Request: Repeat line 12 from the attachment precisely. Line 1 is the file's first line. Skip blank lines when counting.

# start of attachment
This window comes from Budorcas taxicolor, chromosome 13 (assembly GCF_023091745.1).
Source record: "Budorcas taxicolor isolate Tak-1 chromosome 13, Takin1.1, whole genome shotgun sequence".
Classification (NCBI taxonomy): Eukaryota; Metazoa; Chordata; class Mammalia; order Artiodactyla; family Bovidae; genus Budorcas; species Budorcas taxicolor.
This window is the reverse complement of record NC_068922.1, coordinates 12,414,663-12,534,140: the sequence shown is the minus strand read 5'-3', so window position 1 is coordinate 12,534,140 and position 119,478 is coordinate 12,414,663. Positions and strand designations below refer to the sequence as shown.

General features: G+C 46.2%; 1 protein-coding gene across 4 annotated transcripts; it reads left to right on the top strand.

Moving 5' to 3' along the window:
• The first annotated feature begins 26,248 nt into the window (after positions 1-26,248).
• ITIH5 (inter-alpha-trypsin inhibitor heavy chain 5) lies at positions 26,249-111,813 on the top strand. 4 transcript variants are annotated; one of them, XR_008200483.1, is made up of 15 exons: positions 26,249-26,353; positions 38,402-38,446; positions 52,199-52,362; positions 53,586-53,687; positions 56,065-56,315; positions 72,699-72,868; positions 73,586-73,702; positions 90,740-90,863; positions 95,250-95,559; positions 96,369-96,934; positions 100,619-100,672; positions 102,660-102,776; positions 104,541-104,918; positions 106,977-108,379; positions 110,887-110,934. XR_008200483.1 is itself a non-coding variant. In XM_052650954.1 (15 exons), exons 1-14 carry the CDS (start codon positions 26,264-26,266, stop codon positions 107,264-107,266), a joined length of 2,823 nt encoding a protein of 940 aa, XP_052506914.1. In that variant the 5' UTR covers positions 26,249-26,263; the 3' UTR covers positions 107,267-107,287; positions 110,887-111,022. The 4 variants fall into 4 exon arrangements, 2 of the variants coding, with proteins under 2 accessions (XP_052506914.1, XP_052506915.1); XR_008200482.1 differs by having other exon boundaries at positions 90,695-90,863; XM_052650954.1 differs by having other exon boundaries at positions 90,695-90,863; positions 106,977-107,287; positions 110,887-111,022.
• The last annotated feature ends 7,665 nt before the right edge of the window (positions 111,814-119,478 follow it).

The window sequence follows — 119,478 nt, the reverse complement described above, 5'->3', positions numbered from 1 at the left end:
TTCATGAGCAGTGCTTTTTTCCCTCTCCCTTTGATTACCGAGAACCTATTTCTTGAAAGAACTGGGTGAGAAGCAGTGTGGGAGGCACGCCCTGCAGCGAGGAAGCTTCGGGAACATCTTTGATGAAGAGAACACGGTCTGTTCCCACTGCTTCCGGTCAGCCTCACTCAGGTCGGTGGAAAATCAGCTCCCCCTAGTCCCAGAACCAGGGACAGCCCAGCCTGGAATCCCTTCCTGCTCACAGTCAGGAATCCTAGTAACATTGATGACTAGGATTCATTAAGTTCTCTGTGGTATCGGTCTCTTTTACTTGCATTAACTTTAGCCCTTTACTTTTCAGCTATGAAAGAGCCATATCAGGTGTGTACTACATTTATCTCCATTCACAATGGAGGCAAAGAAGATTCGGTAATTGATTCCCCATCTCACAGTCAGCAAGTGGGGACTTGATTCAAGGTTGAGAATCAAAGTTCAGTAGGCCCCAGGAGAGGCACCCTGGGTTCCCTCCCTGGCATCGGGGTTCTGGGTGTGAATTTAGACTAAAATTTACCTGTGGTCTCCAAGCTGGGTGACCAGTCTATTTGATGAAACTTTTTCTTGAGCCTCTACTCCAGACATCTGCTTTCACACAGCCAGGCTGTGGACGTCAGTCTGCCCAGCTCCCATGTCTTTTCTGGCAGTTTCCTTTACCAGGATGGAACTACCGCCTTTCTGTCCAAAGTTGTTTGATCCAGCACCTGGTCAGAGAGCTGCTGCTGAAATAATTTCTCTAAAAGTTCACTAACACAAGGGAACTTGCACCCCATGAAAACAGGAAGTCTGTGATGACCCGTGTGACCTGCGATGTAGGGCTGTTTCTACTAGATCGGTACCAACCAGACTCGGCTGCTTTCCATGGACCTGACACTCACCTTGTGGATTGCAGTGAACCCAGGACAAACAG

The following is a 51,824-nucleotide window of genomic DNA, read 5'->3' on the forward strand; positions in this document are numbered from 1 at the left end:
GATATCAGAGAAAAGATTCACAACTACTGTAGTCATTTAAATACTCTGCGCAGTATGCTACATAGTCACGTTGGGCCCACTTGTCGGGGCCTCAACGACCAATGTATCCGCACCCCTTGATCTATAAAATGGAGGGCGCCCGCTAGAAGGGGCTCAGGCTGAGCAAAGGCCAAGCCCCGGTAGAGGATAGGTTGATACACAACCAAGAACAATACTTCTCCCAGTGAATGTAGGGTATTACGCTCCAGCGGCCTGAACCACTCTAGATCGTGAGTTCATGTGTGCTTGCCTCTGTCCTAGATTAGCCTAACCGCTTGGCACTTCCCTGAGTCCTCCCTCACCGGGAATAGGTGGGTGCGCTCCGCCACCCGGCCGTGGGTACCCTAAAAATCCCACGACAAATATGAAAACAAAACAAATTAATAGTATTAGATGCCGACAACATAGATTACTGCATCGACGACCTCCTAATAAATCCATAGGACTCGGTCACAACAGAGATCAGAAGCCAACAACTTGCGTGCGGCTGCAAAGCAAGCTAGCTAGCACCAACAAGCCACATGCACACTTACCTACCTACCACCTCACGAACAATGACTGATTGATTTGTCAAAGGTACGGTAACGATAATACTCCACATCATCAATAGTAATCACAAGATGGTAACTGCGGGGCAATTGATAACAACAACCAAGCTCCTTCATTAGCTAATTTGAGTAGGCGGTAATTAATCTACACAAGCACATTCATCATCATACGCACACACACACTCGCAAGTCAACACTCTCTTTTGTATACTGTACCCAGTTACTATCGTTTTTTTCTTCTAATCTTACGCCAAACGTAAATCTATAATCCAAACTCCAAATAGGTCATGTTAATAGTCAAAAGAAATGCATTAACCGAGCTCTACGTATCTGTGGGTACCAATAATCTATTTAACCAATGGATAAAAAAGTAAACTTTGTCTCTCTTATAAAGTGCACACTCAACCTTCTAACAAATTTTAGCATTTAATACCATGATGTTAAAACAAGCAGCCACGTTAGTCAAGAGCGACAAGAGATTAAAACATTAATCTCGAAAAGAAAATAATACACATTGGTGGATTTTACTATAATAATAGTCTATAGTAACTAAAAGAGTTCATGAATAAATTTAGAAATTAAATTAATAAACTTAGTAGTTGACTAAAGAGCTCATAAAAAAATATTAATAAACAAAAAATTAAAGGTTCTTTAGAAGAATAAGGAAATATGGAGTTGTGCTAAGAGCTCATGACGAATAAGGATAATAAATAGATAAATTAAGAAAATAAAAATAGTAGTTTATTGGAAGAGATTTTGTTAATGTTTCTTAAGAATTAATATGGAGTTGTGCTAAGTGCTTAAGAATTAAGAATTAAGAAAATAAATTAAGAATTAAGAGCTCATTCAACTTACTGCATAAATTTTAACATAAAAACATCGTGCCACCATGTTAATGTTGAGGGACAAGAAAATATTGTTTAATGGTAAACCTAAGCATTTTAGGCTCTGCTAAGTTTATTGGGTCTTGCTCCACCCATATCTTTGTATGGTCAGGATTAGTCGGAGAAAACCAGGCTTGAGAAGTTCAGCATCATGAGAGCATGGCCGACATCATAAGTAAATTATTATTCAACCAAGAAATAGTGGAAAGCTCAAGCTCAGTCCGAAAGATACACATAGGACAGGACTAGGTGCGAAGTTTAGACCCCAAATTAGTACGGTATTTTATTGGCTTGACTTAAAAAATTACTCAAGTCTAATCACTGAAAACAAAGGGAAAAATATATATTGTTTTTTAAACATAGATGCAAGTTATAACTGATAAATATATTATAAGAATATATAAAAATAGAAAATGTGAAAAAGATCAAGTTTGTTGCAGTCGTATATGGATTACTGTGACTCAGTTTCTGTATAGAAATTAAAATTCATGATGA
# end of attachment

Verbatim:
The following is a 51,824-nucleotide window of genomic DNA, read 5'->3' on the forward strand; positions in this document are numbered from 1 at the left end: